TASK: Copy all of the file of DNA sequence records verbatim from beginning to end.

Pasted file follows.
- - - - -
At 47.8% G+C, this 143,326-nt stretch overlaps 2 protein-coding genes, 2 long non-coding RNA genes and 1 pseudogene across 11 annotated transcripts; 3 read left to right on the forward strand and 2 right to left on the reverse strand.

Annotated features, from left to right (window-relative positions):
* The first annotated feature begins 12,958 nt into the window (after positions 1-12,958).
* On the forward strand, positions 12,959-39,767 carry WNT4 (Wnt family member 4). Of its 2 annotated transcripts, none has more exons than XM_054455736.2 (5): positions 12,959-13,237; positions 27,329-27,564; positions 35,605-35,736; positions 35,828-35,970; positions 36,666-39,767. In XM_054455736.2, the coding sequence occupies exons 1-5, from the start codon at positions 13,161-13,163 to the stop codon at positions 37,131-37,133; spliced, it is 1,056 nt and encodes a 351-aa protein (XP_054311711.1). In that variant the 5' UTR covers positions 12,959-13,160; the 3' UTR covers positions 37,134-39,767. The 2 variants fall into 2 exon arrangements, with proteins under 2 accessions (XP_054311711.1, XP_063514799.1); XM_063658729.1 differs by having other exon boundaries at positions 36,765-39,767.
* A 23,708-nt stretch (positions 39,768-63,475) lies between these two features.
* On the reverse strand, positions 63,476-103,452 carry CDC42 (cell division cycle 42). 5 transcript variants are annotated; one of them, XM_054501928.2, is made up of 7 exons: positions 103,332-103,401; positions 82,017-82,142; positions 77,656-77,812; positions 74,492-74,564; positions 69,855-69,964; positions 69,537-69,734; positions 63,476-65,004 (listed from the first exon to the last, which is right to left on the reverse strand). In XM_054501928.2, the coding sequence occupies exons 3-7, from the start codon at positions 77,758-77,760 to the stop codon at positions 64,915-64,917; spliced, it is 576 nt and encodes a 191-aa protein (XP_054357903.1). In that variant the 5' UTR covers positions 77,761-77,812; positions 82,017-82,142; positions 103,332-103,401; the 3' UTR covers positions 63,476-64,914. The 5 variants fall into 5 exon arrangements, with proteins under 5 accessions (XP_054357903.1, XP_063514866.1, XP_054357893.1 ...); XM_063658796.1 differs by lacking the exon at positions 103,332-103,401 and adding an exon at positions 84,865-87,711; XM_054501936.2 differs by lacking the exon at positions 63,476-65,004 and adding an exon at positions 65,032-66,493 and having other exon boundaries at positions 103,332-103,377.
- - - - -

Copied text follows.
At 47.8% G+C, this 143,326-nt stretch overlaps 2 protein-coding genes, 2 long non-coding RNA genes and 1 pseudogene across 11 annotated transcripts; 3 read left to right on the forward strand and 2 right to left on the reverse strand.

Annotated features, from left to right (window-relative positions):
* The first annotated feature begins 12,958 nt into the window (after positions 1-12,958).
* On the forward strand, positions 12,959-39,767 carry WNT4 (Wnt family member 4). Of its 2 annotated transcripts, none has more exons than XM_054455736.2 (5): positions 12,959-13,237; positions 27,329-27,564; positions 35,605-35,736; positions 35,828-35,970; positions 36,666-39,767. In XM_054455736.2, the coding sequence occupies exons 1-5, from the start codon at positions 13,161-13,163 to the stop codon at positions 37,131-37,133; spliced, it is 1,056 nt and encodes a 351-aa protein (XP_054311711.1). In that variant the 5' UTR covers positions 12,959-13,160; the 3' UTR covers positions 37,134-39,767. The 2 variants fall into 2 exon arrangements, with proteins under 2 accessions (XP_054311711.1, XP_063514799.1); XM_063658729.1 differs by having other exon boundaries at positions 36,765-39,767.
* A 23,708-nt stretch (positions 39,768-63,475) lies between these two features.
* On the reverse strand, positions 63,476-103,452 carry CDC42 (cell division cycle 42). 5 transcript variants are annotated; one of them, XM_054501928.2, is made up of 7 exons: positions 103,332-103,401; positions 82,017-82,142; positions 77,656-77,812; positions 74,492-74,564; positions 69,855-69,964; positions 69,537-69,734; positions 63,476-65,004 (listed from the first exon to the last, which is right to left on the reverse strand). In XM_054501928.2, the coding sequence occupies exons 3-7, from the start codon at positions 77,758-77,760 to the stop codon at positions 64,915-64,917; spliced, it is 576 nt and encodes a 191-aa protein (XP_054357903.1). In that variant the 5' UTR covers positions 77,761-77,812; positions 82,017-82,142; positions 103,332-103,401; the 3' UTR covers positions 63,476-64,914. The 5 variants fall into 5 exon arrangements, with proteins under 5 accessions (XP_054357903.1, XP_063514866.1, XP_054357893.1 ...); XM_063658796.1 differs by lacking the exon at positions 103,332-103,401 and adding an exon at positions 84,865-87,711; XM_054501936.2 differs by lacking the exon at positions 63,476-65,004 and adding an exon at positions 65,032-66,493 and having other exon boundaries at positions 103,332-103,377.